What Skills did Robots Learn in 2016?


Robots used to be a thing of the future, something we could only dream about, but those days are past. Robots are now everywhere, and being used for all sorts of things. During last year some new developments surfaced, making robots even more exciting and useful than ever. Here are a handful of incredible skills robots learned in 2016.

How To Be Soft

Traditional robots have been made with hard materials, like metal or plastic, but things are changing. Scientists have used silicone to create soft-bodied robots that look and move like an octopus. Hydrogen peroxide is used to power its tentacles, and sensors will hopefully be added soon to help the robot move through its environment.


How To Be Ingested

You may not believe this, but it’s true. Researchers have used dried pig intestines to create ingestible robots. These can be guided through someone’s body with the help of a magnet to remove foreign objects. Something like this could be very helpful in the medical field.


Jump Higher Than Ever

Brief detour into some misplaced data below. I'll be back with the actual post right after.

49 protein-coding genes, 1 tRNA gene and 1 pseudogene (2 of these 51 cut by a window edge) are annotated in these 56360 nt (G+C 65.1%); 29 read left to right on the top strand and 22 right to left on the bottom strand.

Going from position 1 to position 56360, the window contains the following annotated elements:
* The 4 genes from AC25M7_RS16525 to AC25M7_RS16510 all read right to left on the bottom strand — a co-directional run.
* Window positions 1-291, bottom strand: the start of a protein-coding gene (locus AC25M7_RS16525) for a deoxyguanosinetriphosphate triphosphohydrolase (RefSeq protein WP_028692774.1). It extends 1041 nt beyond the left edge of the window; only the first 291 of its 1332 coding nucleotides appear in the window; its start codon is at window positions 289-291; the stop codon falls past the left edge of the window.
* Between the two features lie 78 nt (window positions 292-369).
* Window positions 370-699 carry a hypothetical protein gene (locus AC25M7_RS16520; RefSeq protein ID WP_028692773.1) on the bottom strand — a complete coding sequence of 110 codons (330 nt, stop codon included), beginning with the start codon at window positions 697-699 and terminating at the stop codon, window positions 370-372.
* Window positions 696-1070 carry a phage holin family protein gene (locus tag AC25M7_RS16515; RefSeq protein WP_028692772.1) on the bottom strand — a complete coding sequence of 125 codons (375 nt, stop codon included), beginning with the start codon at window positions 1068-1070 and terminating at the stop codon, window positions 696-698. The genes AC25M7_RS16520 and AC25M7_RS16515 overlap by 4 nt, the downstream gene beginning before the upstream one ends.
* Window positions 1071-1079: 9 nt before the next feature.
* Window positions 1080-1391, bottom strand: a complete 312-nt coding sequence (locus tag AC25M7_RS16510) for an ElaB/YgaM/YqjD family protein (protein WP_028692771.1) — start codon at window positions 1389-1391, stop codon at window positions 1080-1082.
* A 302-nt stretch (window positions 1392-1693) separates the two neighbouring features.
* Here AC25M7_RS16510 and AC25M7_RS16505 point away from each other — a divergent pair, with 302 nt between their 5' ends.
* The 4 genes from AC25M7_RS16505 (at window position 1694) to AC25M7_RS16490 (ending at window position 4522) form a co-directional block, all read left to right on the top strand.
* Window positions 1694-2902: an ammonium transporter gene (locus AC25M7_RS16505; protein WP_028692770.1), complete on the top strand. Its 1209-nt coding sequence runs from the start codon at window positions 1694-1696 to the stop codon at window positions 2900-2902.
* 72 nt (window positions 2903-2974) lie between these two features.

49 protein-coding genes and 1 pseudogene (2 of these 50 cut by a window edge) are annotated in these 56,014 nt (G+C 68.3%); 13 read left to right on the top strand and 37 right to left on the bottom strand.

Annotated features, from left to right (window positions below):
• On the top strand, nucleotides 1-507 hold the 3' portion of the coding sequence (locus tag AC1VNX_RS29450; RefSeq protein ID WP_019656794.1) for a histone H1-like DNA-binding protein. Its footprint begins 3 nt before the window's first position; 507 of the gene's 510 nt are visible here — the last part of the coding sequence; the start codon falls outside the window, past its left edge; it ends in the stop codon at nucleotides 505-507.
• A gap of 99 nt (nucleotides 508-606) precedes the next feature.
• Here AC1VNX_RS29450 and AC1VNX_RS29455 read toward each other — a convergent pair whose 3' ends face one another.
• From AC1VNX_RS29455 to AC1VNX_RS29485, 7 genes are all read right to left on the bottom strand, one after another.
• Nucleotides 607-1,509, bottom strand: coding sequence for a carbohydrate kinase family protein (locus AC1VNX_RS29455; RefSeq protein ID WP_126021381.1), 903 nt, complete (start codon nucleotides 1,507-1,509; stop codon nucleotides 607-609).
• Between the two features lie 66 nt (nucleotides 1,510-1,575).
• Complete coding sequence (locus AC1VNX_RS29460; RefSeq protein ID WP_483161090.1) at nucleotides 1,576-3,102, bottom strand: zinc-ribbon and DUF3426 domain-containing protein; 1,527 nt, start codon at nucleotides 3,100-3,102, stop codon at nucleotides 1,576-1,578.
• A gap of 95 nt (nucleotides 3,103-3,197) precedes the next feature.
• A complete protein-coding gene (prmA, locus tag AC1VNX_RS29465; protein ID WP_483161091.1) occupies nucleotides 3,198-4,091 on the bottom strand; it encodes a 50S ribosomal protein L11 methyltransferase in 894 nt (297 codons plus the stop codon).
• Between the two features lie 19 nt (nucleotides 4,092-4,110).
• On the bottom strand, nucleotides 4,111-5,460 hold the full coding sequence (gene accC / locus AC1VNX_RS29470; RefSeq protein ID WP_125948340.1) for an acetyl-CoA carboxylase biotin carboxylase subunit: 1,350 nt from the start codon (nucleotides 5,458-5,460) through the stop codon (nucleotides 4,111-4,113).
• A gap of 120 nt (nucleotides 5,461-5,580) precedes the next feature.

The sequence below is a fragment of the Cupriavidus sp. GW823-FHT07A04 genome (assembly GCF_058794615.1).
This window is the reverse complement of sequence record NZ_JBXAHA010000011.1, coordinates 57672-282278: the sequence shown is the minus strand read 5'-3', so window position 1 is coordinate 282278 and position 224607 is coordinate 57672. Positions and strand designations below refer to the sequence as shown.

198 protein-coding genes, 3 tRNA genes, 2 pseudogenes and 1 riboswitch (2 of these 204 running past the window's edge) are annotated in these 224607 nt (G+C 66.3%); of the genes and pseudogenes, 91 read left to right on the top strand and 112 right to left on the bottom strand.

Some of the best robots are designed using things in nature. Using the anatomy of small primates called bush babies, scientists created a  robot that has the ability to spring off walls and lep over 3 feet in the air.


Balance On One Foot

Specific robots can now walk on uneven surfaces by testing each foothold before putting down its full weight. These can walk over gravel, up hills, and even over rubble. They can even walk along a balance beam just like a human.


Detect Pain

Wouldn’t it be great if robots could feel pain? Scientists have used the anatomy of human skin to create a tactile system that detects temperature and pressure. With the help of this system, doctors can better understand and diagnose pain in their patients.


Help People Walk

Robots have been used to help with missing arms or legs, but what about those who are paralyzed? Robotic exoskeletons have been created are are allowing those paralyzed from the waist down to actually walk again. With the help of small motors, orthotics, and a pair of integrated crutches, victims of paralysis can walk one mile an hour.

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